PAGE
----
For 2014, I predict …
1. The browser becomes the OS. More and more is being added to Google’s Chrome browser; so much so that it is starting to look much like an operating system. You have all of these plug-ins (like applications), you can customize and configure your device or the look and feel of the browser. Nowhere is Chrome more an OS than with Chromebooks, where it is the OS. And it is a very web-oriented OS (thin client), with just the browser, media player and file manager as its only native applications. The question is: will IE or Firefox follow suit? Or are they pursuing different directions?
2. The social enterprise. As a result of there being more and better tools available for the social enterprise, I see more people moving off SharePoint or other large collaborative infrastructure systems, and moving to the more agile and less expensive SaaS offerings (of which there are plenty) like Box, PBWorks, SocialBridge, Wrike, Moxie, Huddle, HyperOffice, Zoho Work, Teambox, Google Apps, BaseCamp, etc. It is a good thing that there are easier tools, since I am not so sure that many organizations’ management understand the value of social tools in the enterprise. We did a study this spring that told us that 60% of management understands social in the enterprise… but we don’t believe it. Management may know what some social tools are, but they don’t know where they will get the most leverage, or even if a particular tool is good for their organization. Although a McKinsey report says that 70% of organizations are now using social, only 3% are getting a big benefit from the technology. I believe this will start to change rapidly in 2014 as more Millenials achieve management positions, or as current managers gets the training they need to make good decisions around these tools.
3. WebRTC will be more Prevalent. Although not yet ratified as a standard, WebRTC has the advantage of running in a browser and not requiring any download for audio or video conferencing. Unfortunately there is not yet a mechanism for screen sharing, but since Google put the original code into Open Source, WebRTC is evolving quickly. There are a number of new tools already using WebRTC: Kollaborate.io, Collaborate.com, Bistri.me and many of the major vendors like Cisco, Google (who started it all), and Citrix (Podio) are looking at incorporating this emerging standard into their tools, although they are mainly used as a backup offering to Flash or VoIP. (However, there are SIP to WebRTC solutions like Plivo and webrtc2sip.org/.) In spite of all this hoo ha over Web RTC, neither Microsoft nor Apple are yet in the mix. I believe that in 2014, not only will WebRTC become more common, but both Microsoft and Apple will also jump in with their implementations, possibly causing developers to look at three different implementations rather than just one.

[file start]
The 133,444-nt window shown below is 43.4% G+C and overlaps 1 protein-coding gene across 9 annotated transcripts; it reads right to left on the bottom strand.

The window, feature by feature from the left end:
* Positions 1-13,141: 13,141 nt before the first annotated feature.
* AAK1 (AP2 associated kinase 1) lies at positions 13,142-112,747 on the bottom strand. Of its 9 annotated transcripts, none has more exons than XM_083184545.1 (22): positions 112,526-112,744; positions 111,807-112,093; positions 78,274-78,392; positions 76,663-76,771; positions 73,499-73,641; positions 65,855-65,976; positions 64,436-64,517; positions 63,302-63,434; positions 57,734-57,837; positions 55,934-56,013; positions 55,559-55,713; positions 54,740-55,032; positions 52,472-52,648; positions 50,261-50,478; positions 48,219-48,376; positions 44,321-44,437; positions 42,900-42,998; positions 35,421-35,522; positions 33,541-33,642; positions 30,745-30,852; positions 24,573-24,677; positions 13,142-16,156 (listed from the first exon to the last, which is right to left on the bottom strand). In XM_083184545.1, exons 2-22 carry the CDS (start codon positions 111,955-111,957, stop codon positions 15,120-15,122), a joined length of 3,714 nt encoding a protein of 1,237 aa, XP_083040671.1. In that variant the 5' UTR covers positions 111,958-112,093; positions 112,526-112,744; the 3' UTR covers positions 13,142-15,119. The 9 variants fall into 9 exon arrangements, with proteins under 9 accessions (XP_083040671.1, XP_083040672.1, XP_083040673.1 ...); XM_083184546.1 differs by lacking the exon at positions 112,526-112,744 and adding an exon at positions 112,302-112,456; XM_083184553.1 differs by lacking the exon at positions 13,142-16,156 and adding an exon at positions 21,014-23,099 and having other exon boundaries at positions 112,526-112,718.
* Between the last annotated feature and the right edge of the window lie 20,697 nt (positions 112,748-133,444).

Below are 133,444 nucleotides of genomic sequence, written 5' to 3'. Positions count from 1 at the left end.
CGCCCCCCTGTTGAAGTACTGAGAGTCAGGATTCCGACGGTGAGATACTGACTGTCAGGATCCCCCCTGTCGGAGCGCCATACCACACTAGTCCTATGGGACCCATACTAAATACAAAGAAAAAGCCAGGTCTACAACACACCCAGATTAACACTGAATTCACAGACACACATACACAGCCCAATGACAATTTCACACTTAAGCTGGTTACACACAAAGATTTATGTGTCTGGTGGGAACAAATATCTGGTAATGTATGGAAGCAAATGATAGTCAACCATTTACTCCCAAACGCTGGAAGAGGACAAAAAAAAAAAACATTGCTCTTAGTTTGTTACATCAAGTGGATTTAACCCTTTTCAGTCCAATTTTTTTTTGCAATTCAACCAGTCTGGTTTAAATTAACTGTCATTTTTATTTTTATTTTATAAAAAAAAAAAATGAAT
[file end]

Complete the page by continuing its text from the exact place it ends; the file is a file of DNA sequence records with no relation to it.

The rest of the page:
4.Changing HR Landscape. Not many years ago, HR was just considered to be a place to help with onboarding and getting all the forms filled out. Today, with tools like Workday, things are quite different. HR has a more strategic role to play, and in at least 50% of companies, it is getting more budget for tech. The war for talent is driving a lot of innovation. Start-ups such as Entelo and TalentBin have figured out ways (through big data) to determine which employees you can poach before they even know that they wanted a new job. Other new HR tools help with everything from video applicant screening to automating benefits, and worker task optimization. Tools including PeopleMatter, Proven.com, Wozer.com, HireVue, Zenefits, ClearFit, WorkableHR, CollabWorks, Simpler and TalentSoft are changing HR forever by making previoulsy ineffective processes more effective, allowing HR professionals to spend more time on strategy.
[Editor’s Note: This post is part of the annual “Cutter Predicts …” series.]